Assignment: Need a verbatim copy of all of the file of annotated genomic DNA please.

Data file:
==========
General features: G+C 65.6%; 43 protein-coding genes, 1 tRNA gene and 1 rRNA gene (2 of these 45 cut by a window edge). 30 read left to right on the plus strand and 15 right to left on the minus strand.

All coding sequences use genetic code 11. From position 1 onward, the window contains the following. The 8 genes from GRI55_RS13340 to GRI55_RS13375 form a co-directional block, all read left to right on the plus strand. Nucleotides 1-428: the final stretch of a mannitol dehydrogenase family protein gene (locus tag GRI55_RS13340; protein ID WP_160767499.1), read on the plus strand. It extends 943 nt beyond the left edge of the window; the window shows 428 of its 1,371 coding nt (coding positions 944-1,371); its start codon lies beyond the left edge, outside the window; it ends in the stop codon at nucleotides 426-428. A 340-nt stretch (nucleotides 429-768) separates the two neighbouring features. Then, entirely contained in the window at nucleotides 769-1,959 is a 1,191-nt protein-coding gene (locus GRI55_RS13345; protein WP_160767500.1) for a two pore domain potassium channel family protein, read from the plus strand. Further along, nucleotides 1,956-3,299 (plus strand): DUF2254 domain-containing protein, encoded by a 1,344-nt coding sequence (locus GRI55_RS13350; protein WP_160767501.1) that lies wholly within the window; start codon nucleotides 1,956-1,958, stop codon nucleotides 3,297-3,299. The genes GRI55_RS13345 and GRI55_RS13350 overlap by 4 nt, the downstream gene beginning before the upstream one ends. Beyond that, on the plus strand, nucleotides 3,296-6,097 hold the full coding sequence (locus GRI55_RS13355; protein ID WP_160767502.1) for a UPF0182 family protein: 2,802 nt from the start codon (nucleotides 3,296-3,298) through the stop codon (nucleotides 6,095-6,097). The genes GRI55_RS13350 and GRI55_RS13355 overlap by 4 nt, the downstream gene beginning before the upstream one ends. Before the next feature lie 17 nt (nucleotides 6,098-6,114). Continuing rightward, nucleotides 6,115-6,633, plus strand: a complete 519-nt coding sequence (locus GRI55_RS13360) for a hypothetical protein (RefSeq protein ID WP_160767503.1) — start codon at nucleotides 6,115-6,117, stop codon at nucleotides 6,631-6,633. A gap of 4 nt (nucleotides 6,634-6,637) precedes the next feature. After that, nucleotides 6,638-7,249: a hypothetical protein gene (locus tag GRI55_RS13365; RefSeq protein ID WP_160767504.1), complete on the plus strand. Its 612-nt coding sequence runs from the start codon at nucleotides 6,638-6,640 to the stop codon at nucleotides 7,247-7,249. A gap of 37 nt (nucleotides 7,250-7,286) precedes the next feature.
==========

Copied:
General features: G+C 65.6%; 43 protein-coding genes, 1 tRNA gene and 1 rRNA gene (2 of these 45 cut by a window edge). 30 read left to right on the plus strand and 15 right to left on the minus strand.

All coding sequences use genetic code 11. From position 1 onward, the window contains the following. The 8 genes from GRI55_RS13340 to GRI55_RS13375 form a co-directional block, all read left to right on the plus strand. Nucleotides 1-428: the final stretch of a mannitol dehydrogenase family protein gene (locus tag GRI55_RS13340; protein ID WP_160767499.1), read on the plus strand. It extends 943 nt beyond the left edge of the window; the window shows 428 of its 1,371 coding nt (coding positions 944-1,371); its start codon lies beyond the left edge, outside the window; it ends in the stop codon at nucleotides 426-428. A 340-nt stretch (nucleotides 429-768) separates the two neighbouring features. Then, entirely contained in the window at nucleotides 769-1,959 is a 1,191-nt protein-coding gene (locus GRI55_RS13345; protein WP_160767500.1) for a two pore domain potassium channel family protein, read from the plus strand. Further along, nucleotides 1,956-3,299 (plus strand): DUF2254 domain-containing protein, encoded by a 1,344-nt coding sequence (locus GRI55_RS13350; protein WP_160767501.1) that lies wholly within the window; start codon nucleotides 1,956-1,958, stop codon nucleotides 3,297-3,299. The genes GRI55_RS13345 and GRI55_RS13350 overlap by 4 nt, the downstream gene beginning before the upstream one ends. Beyond that, on the plus strand, nucleotides 3,296-6,097 hold the full coding sequence (locus GRI55_RS13355; protein ID WP_160767502.1) for a UPF0182 family protein: 2,802 nt from the start codon (nucleotides 3,296-3,298) through the stop codon (nucleotides 6,095-6,097). The genes GRI55_RS13350 and GRI55_RS13355 overlap by 4 nt, the downstream gene beginning before the upstream one ends. Before the next feature lie 17 nt (nucleotides 6,098-6,114). Continuing rightward, nucleotides 6,115-6,633, plus strand: a complete 519-nt coding sequence (locus GRI55_RS13360) for a hypothetical protein (RefSeq protein ID WP_160767503.1) — start codon at nucleotides 6,115-6,117, stop codon at nucleotides 6,631-6,633. A gap of 4 nt (nucleotides 6,634-6,637) precedes the next feature. After that, nucleotides 6,638-7,249: a hypothetical protein gene (locus tag GRI55_RS13365; RefSeq protein ID WP_160767504.1), complete on the plus strand. Its 612-nt coding sequence runs from the start codon at nucleotides 6,638-6,640 to the stop codon at nucleotides 7,247-7,249. A gap of 37 nt (nucleotides 7,250-7,286) precedes the next feature.